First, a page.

Promoting the Use of Ethnoveterinary Practices in Livestock Health Management in Masvingo Province, Zimbabwe

Clarice Princess Mudzengi


This study evaluated the contributions and potential of ethnoveterinary practices to livestock health management in Masvingo Province, Zimbabwe. Causes of non-adoption of ethnoveterinary practices were also determined, and recommendations for the way forward suggested. Both quantitative and qualitative research methods were used in the study. High costs and unavailability of pharmaceuticals, poor communication networks, and disintegrating government livestock health facilities were cited as some of the problems in livestock health management. Adoption of ethnoveterinary practices which are cheap, locally available, and sustainable is an alternative, especially in the face of climate change and variability. However, the respondents cited lack of documentation, inadequate diagnosis, and lack of knowledge of application rates or side effects of these practices as some of the challenges in using them. Ethnoveterinary practices are therefore mostly used in combination with pharmaceuticals rather than on their own. Scientific validation of indigenous medicinal plants is therefore important to increase their adoption in livestock health management. The knowledge of traditional healers, seasoned stockmen, hunters, and other experienced elderly people should be tapped to gather information on these practices so that it gets documented for the benefit of future generations.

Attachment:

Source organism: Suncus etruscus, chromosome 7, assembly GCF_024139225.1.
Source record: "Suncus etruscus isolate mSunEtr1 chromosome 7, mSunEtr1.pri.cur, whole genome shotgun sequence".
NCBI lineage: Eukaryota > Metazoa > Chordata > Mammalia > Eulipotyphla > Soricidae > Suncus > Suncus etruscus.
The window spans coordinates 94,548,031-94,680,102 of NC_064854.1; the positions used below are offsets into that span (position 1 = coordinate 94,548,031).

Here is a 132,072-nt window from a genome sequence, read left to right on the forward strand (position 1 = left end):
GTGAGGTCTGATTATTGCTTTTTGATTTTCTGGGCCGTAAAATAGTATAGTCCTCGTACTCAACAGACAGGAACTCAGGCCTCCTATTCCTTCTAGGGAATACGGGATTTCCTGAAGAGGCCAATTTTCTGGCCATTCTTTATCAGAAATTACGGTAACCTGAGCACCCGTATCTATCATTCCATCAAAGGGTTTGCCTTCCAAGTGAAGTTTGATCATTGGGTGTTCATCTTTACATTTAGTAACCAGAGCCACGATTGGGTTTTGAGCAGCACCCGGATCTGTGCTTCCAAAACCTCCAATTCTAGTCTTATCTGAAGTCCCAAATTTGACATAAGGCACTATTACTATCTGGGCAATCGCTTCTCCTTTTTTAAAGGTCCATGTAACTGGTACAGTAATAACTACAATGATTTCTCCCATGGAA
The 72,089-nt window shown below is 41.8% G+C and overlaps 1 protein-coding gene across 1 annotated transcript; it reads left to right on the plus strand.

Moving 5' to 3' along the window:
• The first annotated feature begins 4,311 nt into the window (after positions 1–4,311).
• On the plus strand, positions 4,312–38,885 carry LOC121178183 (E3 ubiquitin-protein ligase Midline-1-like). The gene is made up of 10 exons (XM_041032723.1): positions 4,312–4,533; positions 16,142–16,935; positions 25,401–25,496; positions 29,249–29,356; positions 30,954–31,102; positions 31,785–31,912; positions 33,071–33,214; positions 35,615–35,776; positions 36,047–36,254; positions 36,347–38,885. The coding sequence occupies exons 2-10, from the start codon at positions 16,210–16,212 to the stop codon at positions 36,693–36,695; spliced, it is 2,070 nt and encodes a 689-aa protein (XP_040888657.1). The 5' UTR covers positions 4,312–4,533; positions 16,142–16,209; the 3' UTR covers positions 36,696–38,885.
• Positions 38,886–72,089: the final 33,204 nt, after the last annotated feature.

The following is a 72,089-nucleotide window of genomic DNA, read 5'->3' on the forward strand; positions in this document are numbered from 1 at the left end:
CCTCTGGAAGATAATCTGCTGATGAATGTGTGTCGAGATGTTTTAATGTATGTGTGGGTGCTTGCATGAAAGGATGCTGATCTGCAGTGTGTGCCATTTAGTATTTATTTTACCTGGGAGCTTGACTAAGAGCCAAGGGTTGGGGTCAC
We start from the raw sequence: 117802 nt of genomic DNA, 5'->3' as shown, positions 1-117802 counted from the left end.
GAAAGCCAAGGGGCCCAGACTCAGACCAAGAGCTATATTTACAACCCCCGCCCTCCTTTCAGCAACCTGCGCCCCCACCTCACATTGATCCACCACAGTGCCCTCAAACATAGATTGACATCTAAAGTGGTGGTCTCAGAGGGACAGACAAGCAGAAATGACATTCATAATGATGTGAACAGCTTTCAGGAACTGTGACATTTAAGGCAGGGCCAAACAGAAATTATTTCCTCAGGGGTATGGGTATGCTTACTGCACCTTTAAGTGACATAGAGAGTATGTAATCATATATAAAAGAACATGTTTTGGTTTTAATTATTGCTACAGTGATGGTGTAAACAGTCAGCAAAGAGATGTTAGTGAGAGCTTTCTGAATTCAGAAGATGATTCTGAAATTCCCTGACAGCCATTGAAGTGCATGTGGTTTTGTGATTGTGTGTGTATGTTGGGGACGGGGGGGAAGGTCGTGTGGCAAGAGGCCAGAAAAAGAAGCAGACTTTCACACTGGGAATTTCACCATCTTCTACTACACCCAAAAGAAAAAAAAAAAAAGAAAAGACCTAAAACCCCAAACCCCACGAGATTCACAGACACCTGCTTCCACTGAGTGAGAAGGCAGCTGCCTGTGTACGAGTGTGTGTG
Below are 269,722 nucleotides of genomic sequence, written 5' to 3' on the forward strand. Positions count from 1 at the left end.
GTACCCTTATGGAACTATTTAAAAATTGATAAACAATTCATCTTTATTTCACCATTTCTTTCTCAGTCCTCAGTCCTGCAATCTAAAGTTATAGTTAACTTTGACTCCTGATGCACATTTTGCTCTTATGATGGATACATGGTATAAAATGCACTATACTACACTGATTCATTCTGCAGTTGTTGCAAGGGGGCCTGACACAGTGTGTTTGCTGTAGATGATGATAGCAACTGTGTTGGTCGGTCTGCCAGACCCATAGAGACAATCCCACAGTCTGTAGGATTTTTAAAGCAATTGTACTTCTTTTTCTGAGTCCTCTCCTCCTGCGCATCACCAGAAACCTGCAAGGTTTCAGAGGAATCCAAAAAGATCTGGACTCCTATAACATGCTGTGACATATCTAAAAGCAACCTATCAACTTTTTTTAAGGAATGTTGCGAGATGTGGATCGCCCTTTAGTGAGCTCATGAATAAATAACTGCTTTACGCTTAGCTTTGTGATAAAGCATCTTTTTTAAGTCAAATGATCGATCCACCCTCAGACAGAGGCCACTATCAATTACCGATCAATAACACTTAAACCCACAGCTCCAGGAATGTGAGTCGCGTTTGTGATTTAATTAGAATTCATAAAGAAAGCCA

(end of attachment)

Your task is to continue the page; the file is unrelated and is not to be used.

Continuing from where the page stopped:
Full Text:


Ethnobotany Research and Applications (ISSN 1547-3465) is published online by the Department of Ethnobotany, Institute of Botany, Ilia State University.
All articles are copyrighted by the author(s) and are published online by a license from the author(s).